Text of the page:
Starkey: Survival guide for Pirates fans
By Joe Starkey
Published: Saturday, Sept. 21, 2013, 11:24 p.m.
It happened on the way to the Pirates game Saturday. Dodging raindrops on the Clemente Bridge, I asked a random passerby if she was over the previous night's unfathomable loss. She responded with a growl and kept moving.
Lord have Mercer. Is this what high-stakes baseball is doing to us?
Granted, pennant races are new to a lot of you. Others have simply forgotten how to cope with the peculiar mix of torture and elation that pressure baseball provides. But the season didn't end Friday night.
This is just the beginning. The most important games are yet to be played. Large helpings of torture and elation lay ahead.
The Pirates were so dispirited by Friday's loss that they bounced back Saturday night with an efficient, 4-2 victory behind A.J. Burnett.
This thing could last 'til Halloween, the projected last date of a World Series game. Or it could end next Tuesday, in a sudden-death wild-card game.
Those accustomed to following fall baseball know it's unlike any other sport — and they know it's imperative to develop an internal survival kit of sorts.
Certain rules apply. Like these:
• If you can't handle it, get out now. It's not too late.
Listen to Pirates closer Jason Grilli, who resumed the high-wire act last night. I asked him before the game if he could lend fans one piece of advice on surviving the emotional roller coaster.
“I'd say if you can't take it, turn off the TV or don't come to the game,” Grilli said, laughing. “This is what baseball's all about. We all want the same thing — whether you're a fan with a jersey on, a player chewing seeds in the bullpen, chewing gum in the dugout or performing on the field. Everybody wants to win.”
And that, by extension, means losing is the risk. Sometimes in soul-crushing fashion.
• Don't overreact to any game that isn't the last game.
The reality is that the Pirates and Reds — still separated by just a game — play four more times and are all but guaranteed playoff spots. What's more, they appear to be on a collision course to meet in the ultimate elation/torture test: a wild-card game.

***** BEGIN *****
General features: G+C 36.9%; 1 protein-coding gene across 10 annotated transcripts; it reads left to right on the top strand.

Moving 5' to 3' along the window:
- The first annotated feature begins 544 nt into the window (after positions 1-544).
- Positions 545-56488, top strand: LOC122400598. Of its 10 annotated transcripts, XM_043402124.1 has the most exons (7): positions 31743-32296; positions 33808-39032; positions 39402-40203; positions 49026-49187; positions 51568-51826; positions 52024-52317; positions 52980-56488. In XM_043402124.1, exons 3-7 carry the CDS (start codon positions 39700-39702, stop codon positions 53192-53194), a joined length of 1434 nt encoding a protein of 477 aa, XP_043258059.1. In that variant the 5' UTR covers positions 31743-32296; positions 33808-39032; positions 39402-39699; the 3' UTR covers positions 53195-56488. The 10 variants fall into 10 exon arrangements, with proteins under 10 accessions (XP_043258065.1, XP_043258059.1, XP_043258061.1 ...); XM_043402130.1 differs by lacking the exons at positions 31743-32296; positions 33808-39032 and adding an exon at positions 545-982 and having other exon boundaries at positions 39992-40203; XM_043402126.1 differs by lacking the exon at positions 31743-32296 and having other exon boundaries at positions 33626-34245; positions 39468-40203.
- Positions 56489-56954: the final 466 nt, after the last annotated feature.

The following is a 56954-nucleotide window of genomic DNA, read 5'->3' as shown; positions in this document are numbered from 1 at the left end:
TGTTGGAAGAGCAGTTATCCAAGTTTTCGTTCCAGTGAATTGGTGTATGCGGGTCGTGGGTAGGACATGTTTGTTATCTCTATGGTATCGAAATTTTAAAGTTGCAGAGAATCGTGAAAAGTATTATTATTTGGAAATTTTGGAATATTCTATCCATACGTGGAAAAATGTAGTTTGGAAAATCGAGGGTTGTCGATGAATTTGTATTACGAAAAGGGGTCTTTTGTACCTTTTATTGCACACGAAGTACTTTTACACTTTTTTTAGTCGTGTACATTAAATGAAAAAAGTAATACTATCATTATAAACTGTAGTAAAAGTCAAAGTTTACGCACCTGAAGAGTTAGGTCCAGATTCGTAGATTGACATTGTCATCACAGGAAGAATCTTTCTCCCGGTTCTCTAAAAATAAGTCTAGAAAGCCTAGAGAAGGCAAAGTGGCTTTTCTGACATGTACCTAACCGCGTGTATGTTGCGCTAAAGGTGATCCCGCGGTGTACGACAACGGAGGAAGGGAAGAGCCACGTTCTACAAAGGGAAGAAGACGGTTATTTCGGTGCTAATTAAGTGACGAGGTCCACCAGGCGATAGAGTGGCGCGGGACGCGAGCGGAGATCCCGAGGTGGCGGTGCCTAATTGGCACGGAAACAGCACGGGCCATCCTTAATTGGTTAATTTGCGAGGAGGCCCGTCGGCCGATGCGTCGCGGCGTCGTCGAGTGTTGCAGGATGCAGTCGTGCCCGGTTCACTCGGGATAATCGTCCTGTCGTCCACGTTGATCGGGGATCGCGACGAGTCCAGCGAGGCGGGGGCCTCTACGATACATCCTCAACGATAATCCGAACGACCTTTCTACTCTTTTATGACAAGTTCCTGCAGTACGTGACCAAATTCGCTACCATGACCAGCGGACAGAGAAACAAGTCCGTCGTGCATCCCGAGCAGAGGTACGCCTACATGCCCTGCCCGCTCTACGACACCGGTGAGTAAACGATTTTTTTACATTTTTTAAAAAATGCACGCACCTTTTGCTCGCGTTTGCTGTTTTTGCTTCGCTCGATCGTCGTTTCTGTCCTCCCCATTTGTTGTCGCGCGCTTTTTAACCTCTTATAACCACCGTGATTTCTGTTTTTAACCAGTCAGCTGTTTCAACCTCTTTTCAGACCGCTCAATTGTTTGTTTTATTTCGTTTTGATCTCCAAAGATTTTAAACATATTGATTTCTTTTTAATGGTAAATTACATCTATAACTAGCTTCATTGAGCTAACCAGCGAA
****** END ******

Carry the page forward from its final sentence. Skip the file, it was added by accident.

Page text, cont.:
So, yes, Friday night's meltdown probably felt like a swift kick to the solar plexus. You're allowed to hurt for a night. You gotta get over it by the next day.
Andrew McCutchen did, and he was the one who got hit by a baseball traveling 87 mph. By mid-afternoon Saturday, Cutch was on the clubhouse couch happily playing video games with catcher Russell Martin.
How's the arm, Andrew? Sore?
“Oh, yeah,” McCutchen said. “That's without question. Little sore. But rub a little dirt on it, good to go.”
By nightfall, McCutchen was scoring the go-ahead run in the sixth inning, and nobody was talking about retribution.
Neil Walker, who left the clubhouse Friday night looking as if he'd seen a ghost, also was back in fine spirits. I asked him what he'd done to “wash off” the loss.
“Well, I went home, and I ate dinner, and I went to sleep,” he said. “Then I woke up and prepared myself the same way I always do. It's a new day. You just move on. There's still a lot of baseball. It's all still up in the air.”
• Remember, this isn't real life. It's baseball. It's supposed to be fun.
Which brings us to shortstop Clint Barmes' advice to the uninitiated.
“Enjoy it. Embrace it. Because it doesn't happen every year,” Barmes said. “These are the games you get up for. It's fun to be a part of it. You're going to have games like (Friday night's).”
First baseman Justin Morneau put it this way: “Even if you win the World Series, you're going to lose some games.”
• There is often no rhyme or reason to what happens. Remember that.
What was it Oakland A's general manager Billy Beane said about postseason baseball in the book “Moneyball?”
“My job is to get us to the playoffs. Everything after that is (expletive) luck.”
If that's an overstatement, it's not much of one, given the small sampling of games. We are amid that limited sampling now. You will live and die with each pitch. You will be elated. You will be tortured. You may even find yourself growling like a Grizzly in the rain.
Welcome (back) to high-stakes baseball.
Joe Starkey co-hosts a show 2 to 6 p.m. weekdays on 93.7 FM. His columns appear Thursdays and Sundays. Reach him at firstname.lastname@example.org.
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